David and Nabal
These exhortations were given by me between 1999 and 2005. That was a long time ago, and I have grown a lot since then. They may not reflect my current beliefs.
I want to look this morning at an incident from the life of David. Particularly in his early life, David was an immensely passionate man. Yes, he was deeply spiritual, but he also felt powerful emotion, perhaps even prone to over reacting on occasion. The particular incident I want to look at is in 1 Samuel, chapter 25.
First a bit of background. In the previous chapter, David and Saul had just been reconciled because David cut off the corner of Saul’s cloak rather than killing him. Then at the start of chapter 25, Samuel dies, and after his burial David and his men go to the desert of Maon, which is roughly 30 miles south of Jerusalem. This was not the first time David and his men had been there. It was one of the places they had hidden during the recent rift with Saul. There was a rich man who lived in Maon, and his name was Nabal, and his path had certainly crossed David’s before. There was one time when David’s men protected Nabal’s shepherds, and they protected them well. It wasn’t a euphemistic protection, where David and his men took advantage of the shepherds, it was a noble, honest protection. It was the sort of assistance that David would probably have appreciated in his days as a shepherd. In 1 Samuel 25, it is said “the men were very good unto us, and we were not hurt, neither missed we any thing, as long as we were conversant with them, when we were in the fields:” David’s men were kind and fair towards Nabal’s men. They didn’t exploit their strength, they used that strength to protect the weak, which is exactly what the strong should be doing.
So David is now back in Maon, and he sends messengers to Nabal. Verses 6 to 9:
And thus shall ye say to him that liveth in prosperity, Peace be both to thee, and peace be to thine house, and peace be unto all that thou hast. And now I have heard that thou hast shearers: now thy shepherds which were with us, we hurt them not, neither was there ought missing unto them, all the while they were in Carmel. Ask thy young men, and they will shew thee. Wherefore let the young men find favour in thine eyes: for we come in a good day: give, I pray thee, whatsoever cometh to thine hand unto thy servants, and to thy son David.
David was reminding Nabal of their previous relationship, and he was now asking for something in return. Of course, it wasn’t as straightforward as that. David was upright and honest. Nabal, unfortunately, as verse 3 tells us, was churlish and evil. Of course he sends a churlish and evil reply back to David. Verses 10 and 11:
And Nabal answered David’s servants, and said, Who is David? and who is the son of Jesse? there be many servants now a days that break away every man from his master. Shall I then take my bread, and my water, and my flesh that I have killed for my shearers, and give it unto men, whom I know not whence they be?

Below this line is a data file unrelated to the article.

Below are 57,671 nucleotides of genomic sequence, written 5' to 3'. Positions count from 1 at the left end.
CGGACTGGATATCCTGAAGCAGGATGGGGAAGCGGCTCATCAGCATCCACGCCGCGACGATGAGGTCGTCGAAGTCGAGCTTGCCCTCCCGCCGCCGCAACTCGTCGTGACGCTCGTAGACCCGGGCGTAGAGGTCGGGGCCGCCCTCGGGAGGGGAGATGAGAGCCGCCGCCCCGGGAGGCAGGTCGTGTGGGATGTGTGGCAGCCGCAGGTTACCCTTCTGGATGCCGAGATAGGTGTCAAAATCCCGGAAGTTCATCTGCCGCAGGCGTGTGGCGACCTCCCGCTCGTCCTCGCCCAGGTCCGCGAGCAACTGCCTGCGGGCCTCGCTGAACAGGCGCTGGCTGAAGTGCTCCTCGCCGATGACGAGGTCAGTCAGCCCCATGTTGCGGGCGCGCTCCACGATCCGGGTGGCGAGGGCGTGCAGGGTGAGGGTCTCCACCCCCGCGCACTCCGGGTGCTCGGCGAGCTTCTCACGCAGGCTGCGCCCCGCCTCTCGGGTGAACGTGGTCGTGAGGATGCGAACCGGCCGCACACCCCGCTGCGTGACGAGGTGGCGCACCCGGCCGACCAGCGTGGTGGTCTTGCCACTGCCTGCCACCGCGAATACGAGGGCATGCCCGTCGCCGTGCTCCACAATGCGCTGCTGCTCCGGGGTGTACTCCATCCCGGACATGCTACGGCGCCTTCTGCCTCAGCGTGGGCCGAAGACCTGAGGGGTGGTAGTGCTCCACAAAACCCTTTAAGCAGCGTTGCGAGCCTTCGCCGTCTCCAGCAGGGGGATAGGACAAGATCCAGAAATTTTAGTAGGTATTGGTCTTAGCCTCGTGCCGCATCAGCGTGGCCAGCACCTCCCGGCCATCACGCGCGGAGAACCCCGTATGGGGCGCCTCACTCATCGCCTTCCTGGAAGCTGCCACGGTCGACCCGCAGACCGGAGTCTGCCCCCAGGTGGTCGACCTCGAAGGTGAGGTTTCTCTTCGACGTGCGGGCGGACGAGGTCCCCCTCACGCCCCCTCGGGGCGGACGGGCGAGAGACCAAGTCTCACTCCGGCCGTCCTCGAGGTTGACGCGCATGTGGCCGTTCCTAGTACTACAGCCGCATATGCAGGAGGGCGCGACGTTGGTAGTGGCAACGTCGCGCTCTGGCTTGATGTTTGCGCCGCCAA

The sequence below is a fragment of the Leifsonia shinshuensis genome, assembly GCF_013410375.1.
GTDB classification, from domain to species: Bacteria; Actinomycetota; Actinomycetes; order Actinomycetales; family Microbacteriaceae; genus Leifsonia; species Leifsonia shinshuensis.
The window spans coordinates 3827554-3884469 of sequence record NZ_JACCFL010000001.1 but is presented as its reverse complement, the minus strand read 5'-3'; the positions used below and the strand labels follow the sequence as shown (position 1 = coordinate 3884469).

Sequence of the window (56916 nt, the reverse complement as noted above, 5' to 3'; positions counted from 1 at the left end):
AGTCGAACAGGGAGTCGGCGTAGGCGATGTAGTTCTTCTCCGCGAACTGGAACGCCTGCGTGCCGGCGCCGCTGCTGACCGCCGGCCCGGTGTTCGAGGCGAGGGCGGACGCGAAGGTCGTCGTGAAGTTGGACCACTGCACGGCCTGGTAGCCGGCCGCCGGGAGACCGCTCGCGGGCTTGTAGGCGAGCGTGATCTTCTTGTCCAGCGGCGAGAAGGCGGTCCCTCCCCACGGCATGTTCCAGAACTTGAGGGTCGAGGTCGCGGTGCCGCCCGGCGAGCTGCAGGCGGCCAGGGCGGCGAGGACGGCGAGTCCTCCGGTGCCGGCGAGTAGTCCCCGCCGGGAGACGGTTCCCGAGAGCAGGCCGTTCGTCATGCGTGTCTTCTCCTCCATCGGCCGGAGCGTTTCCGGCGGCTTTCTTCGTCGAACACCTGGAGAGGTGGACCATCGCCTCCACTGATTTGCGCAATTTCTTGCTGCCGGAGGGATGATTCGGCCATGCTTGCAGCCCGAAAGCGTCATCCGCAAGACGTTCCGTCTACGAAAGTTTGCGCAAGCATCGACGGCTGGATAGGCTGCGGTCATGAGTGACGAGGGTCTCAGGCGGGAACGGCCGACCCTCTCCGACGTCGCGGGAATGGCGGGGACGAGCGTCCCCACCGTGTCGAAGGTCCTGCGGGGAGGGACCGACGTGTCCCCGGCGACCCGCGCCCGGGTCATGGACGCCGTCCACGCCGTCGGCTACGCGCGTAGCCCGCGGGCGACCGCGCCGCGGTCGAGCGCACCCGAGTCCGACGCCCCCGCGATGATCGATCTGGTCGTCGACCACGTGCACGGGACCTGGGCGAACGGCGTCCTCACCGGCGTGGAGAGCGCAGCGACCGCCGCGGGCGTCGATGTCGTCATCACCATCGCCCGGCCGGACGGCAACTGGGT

Nabal was happy to accept the protection David offered, but in return he insulted him: “there be many servants now a days that break away every man from his master.” Imagine how that must have sounded to David. David never broke away from his master, even when his master turned on him.
David is annoyed.
David is angry.
Verses 21 and 22:
Now David had said, Surely in vain have I kept all that this fellow hath in the wilderness, so that nothing was missed of all that pertained unto him: and he hath requited me evil for good. So and more also do God unto the enemies of David, if I leave of all that pertain to him by the morning light any man.
David takes 400 of his men and they march towards Nabal and his camp, with the intent of killing all of Nabal’s men in revenge. It barely needs to be pointed out to us that what David was going to do was utterly wrong. In the previous chapter we saw him forgive Saul, who had done much more to him that Nabal. Now he is not only going after Nabal, but after Nabal’s men too. And remember, Nabal didn’t have significant military strength himself, so its not even going to be a fair fight.
What happens? Well, Abigail, Nabal’s wife, hears about David and she takes food and supplies out to him. When they meet, she falls at his feet. Verses 24 to 27:
She said, Upon me, my lord, upon me let this iniquity be: and let thine handmaid, I pray thee, speak in thine audience, and hear the words of thine handmaid. Let not my lord, I pray thee, regard this man of Belial, even Nabal: for as his name is, so is he; Nabal is his name, and folly is with him: but I thine handmaid saw not the young men of my lord, whom thou didst send. Now therefore, my lord, as the LORD liveth, and as thy soul liveth, seeing the LORD hath withholden thee from coming to shed blood, and from avenging thyself with thine own hand, now let thine enemies, and they that seek evil to my lord, be as Nabal. And now this blessing which thine handmaid hath brought unto my lord, let it even be given unto the young men that follow my lord.
How does David respond? Well, he’s almost shocked, and he comes to his senses.
And David said to Abigail, Blessed be the LORD God of Israel, which sent thee this day to meet me: And blessed be thy advice, and blessed be thou, which hast kept me this day from coming to shed blood, and from avenging myself with mine own hand.
David realises the contrast between the way he behaved towards Saul and the way he was going to treat Nabal. Addressing Saul in verse 12 of the previous chapter he said “The LORD judge between me and thee, and the LORD avenge me of thee: but mine hand shall not be upon thee.”